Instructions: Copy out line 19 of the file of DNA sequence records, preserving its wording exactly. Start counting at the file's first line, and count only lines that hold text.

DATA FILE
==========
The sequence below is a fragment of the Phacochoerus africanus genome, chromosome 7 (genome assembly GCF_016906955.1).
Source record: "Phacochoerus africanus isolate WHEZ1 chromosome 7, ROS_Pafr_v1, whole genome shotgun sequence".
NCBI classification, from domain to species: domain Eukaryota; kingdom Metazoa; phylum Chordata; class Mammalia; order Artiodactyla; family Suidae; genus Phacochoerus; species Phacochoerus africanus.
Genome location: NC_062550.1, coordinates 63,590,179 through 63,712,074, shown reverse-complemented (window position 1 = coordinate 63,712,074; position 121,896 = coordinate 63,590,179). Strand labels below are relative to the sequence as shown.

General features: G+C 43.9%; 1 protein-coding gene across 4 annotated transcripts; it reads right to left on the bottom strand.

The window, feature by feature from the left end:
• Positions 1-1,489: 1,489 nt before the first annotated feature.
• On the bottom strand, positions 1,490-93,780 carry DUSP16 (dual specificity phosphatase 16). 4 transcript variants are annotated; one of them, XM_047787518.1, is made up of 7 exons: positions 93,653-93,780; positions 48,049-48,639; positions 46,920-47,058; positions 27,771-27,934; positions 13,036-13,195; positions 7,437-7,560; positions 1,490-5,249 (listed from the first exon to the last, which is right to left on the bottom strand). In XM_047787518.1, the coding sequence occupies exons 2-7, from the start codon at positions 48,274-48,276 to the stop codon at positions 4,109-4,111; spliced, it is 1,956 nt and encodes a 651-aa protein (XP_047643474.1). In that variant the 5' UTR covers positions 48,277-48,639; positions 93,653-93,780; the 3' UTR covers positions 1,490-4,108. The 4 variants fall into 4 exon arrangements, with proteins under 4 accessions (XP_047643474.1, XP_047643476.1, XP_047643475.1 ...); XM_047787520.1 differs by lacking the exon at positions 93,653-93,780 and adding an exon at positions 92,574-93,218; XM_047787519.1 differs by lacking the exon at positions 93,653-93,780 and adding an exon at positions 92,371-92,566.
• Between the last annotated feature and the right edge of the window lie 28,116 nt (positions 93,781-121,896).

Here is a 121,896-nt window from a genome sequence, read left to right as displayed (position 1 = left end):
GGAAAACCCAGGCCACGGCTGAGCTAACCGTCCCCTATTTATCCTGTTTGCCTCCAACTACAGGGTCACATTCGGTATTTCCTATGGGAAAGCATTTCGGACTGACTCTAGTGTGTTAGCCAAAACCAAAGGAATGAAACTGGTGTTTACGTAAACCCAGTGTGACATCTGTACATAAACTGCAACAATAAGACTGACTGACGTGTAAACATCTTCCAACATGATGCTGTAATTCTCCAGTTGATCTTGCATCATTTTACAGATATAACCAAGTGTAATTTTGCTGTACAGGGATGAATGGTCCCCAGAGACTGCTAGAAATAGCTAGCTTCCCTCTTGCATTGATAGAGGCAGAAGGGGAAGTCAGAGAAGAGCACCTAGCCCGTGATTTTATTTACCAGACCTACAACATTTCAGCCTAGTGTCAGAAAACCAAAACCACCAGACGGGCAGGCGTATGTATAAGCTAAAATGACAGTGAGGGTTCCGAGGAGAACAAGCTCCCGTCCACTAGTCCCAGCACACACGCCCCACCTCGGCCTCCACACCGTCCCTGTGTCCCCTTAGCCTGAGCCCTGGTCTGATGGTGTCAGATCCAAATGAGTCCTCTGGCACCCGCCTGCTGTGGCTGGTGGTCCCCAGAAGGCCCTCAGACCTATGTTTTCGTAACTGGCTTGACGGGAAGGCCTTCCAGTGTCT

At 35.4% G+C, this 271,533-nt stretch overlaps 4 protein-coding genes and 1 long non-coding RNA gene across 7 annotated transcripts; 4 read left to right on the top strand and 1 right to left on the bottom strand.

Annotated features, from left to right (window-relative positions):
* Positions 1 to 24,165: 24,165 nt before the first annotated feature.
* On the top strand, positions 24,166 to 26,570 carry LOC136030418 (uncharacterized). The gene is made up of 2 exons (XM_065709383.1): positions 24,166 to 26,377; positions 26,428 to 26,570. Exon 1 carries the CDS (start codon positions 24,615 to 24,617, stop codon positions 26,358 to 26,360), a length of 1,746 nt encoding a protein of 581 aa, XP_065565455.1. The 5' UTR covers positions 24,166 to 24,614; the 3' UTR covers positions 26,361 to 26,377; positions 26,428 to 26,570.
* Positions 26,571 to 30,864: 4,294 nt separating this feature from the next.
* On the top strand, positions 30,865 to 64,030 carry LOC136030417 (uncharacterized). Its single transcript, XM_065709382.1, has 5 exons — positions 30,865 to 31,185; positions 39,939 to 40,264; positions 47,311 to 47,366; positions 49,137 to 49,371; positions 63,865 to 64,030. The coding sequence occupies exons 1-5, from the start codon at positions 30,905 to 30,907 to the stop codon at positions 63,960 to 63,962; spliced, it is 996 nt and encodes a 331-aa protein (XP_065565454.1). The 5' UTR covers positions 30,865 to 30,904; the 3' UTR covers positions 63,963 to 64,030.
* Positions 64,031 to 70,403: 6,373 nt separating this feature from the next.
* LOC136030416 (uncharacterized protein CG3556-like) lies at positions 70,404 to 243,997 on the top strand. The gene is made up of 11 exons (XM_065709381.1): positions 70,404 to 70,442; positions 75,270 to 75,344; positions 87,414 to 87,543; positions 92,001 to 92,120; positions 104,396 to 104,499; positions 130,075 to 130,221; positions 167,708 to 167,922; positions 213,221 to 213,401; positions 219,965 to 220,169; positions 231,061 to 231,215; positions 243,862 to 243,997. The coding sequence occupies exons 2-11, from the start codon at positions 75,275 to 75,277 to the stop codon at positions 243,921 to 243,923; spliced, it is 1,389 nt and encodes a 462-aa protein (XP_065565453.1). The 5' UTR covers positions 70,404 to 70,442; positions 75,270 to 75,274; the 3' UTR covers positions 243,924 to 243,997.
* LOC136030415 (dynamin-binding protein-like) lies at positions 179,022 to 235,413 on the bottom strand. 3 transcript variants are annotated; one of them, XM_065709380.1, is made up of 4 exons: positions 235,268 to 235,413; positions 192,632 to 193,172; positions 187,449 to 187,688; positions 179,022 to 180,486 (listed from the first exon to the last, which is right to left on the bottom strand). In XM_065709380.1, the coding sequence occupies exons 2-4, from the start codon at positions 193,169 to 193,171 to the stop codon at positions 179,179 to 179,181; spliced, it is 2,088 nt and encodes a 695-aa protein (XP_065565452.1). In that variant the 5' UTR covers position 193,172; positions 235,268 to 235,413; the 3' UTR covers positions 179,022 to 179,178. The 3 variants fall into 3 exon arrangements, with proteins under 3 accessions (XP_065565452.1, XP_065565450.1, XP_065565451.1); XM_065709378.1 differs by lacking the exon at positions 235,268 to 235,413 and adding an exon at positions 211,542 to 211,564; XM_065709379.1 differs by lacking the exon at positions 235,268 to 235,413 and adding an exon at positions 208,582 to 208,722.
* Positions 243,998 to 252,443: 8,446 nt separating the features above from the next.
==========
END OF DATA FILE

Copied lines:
* LOC136030416 (uncharacterized protein CG3556-like) lies at positions 70,404 to 243,997 on the top strand. The gene is made up of 11 exons (XM_065709381.1): positions 70,404 to 70,442; positions 75,270 to 75,344; positions 87,414 to 87,543; positions 92,001 to 92,120; positions 104,396 to 104,499; positions 130,075 to 130,221; positions 167,708 to 167,922; positions 213,221 to 213,401; positions 219,965 to 220,169; positions 231,061 to 231,215; positions 243,862 to 243,997. The coding sequence occupies exons 2-11, from the start codon at positions 75,275 to 75,277 to the stop codon at positions 243,921 to 243,923; spliced, it is 1,389 nt and encodes a 462-aa protein (XP_065565453.1). The 5' UTR covers positions 70,404 to 70,442; positions 75,270 to 75,274; the 3' UTR covers positions 243,924 to 243,997.